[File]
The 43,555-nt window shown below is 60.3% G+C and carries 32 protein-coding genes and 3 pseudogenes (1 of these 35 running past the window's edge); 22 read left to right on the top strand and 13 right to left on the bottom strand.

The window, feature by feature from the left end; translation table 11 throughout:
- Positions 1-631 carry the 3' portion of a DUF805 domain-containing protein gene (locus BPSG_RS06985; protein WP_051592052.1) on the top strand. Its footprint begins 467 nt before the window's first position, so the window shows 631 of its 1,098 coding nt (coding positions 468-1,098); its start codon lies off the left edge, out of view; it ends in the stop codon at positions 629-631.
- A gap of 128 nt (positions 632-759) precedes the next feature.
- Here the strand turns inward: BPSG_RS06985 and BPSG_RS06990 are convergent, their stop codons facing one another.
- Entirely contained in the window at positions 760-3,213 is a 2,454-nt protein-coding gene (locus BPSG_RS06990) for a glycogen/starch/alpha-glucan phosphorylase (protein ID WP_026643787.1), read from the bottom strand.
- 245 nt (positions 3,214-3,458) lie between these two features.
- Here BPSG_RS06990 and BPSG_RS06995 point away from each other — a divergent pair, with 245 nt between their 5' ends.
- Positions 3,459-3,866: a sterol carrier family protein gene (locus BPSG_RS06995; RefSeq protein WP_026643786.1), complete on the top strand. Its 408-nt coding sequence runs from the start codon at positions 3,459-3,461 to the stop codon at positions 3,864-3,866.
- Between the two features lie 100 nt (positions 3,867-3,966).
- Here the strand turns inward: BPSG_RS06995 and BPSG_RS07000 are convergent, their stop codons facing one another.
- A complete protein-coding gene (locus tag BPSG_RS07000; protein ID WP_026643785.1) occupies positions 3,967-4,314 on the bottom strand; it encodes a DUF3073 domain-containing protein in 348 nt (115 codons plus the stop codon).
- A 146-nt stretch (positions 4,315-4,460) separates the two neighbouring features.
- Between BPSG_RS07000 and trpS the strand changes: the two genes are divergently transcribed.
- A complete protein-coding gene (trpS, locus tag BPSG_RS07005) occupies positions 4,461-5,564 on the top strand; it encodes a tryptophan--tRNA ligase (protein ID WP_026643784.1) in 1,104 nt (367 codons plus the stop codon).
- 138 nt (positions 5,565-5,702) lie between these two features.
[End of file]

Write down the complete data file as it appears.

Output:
The 43,555-nt window shown below is 60.3% G+C and carries 32 protein-coding genes and 3 pseudogenes (1 of these 35 running past the window's edge); 22 read left to right on the top strand and 13 right to left on the bottom strand.

The window, feature by feature from the left end; translation table 11 throughout:
- Positions 1-631 carry the 3' portion of a DUF805 domain-containing protein gene (locus BPSG_RS06985; protein WP_051592052.1) on the top strand. Its footprint begins 467 nt before the window's first position, so the window shows 631 of its 1,098 coding nt (coding positions 468-1,098); its start codon lies off the left edge, out of view; it ends in the stop codon at positions 629-631.
- A gap of 128 nt (positions 632-759) precedes the next feature.
- Here the strand turns inward: BPSG_RS06985 and BPSG_RS06990 are convergent, their stop codons facing one another.
- Entirely contained in the window at positions 760-3,213 is a 2,454-nt protein-coding gene (locus BPSG_RS06990) for a glycogen/starch/alpha-glucan phosphorylase (protein ID WP_026643787.1), read from the bottom strand.
- 245 nt (positions 3,214-3,458) lie between these two features.
- Here BPSG_RS06990 and BPSG_RS06995 point away from each other — a divergent pair, with 245 nt between their 5' ends.
- Positions 3,459-3,866: a sterol carrier family protein gene (locus BPSG_RS06995; RefSeq protein WP_026643786.1), complete on the top strand. Its 408-nt coding sequence runs from the start codon at positions 3,459-3,461 to the stop codon at positions 3,864-3,866.
- Between the two features lie 100 nt (positions 3,867-3,966).
- Here the strand turns inward: BPSG_RS06995 and BPSG_RS07000 are convergent, their stop codons facing one another.
- A complete protein-coding gene (locus tag BPSG_RS07000; protein ID WP_026643785.1) occupies positions 3,967-4,314 on the bottom strand; it encodes a DUF3073 domain-containing protein in 348 nt (115 codons plus the stop codon).
- A 146-nt stretch (positions 4,315-4,460) separates the two neighbouring features.
- Between BPSG_RS07000 and trpS the strand changes: the two genes are divergently transcribed.
- A complete protein-coding gene (trpS, locus tag BPSG_RS07005) occupies positions 4,461-5,564 on the top strand; it encodes a tryptophan--tRNA ligase (protein ID WP_026643784.1) in 1,104 nt (367 codons plus the stop codon).
- 138 nt (positions 5,565-5,702) lie between these two features.